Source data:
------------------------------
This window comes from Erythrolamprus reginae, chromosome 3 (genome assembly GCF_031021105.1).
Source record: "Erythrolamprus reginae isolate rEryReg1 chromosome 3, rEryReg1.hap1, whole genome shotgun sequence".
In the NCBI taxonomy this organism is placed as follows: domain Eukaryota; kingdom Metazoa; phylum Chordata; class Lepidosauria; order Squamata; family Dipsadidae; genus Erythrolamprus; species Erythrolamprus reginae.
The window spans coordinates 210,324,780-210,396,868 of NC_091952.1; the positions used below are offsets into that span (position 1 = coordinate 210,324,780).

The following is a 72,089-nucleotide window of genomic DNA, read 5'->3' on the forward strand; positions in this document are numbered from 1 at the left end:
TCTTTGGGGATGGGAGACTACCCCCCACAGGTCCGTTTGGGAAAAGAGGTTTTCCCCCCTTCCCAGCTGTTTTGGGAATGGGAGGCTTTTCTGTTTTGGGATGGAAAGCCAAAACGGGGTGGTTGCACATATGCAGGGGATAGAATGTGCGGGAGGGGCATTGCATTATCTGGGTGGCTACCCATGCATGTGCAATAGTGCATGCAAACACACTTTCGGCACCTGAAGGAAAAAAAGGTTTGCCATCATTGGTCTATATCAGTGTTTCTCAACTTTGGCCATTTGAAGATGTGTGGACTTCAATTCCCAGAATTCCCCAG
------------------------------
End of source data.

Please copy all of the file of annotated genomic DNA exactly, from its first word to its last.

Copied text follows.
This window comes from Erythrolamprus reginae, chromosome 3 (genome assembly GCF_031021105.1).
Source record: "Erythrolamprus reginae isolate rEryReg1 chromosome 3, rEryReg1.hap1, whole genome shotgun sequence".
In the NCBI taxonomy this organism is placed as follows: domain Eukaryota; kingdom Metazoa; phylum Chordata; class Lepidosauria; order Squamata; family Dipsadidae; genus Erythrolamprus; species Erythrolamprus reginae.
The window spans coordinates 210,324,780-210,396,868 of NC_091952.1; the positions used below are offsets into that span (position 1 = coordinate 210,324,780).

The following is a 72,089-nucleotide window of genomic DNA, read 5'->3' on the forward strand; positions in this document are numbered from 1 at the left end:
TCTTTGGGGATGGGAGACTACCCCCCACAGGTCCGTTTGGGAAAAGAGGTTTTCCCCCCTTCCCAGCTGTTTTGGGAATGGGAGGCTTTTCTGTTTTGGGATGGAAAGCCAAAACGGGGTGGTTGCACATATGCAGGGGATAGAATGTGCGGGAGGGGCATTGCATTATCTGGGTGGCTACCCATGCATGTGCAATAGTGCATGCAAACACACTTTCGGCACCTGAAGGAAAAAAAGGTTTGCCATCATTGGTCTATATCAGTGTTTCTCAACTTTGGCCATTTGAAGATGTGTGGACTTCAATTCCCAGAATTCCCCAG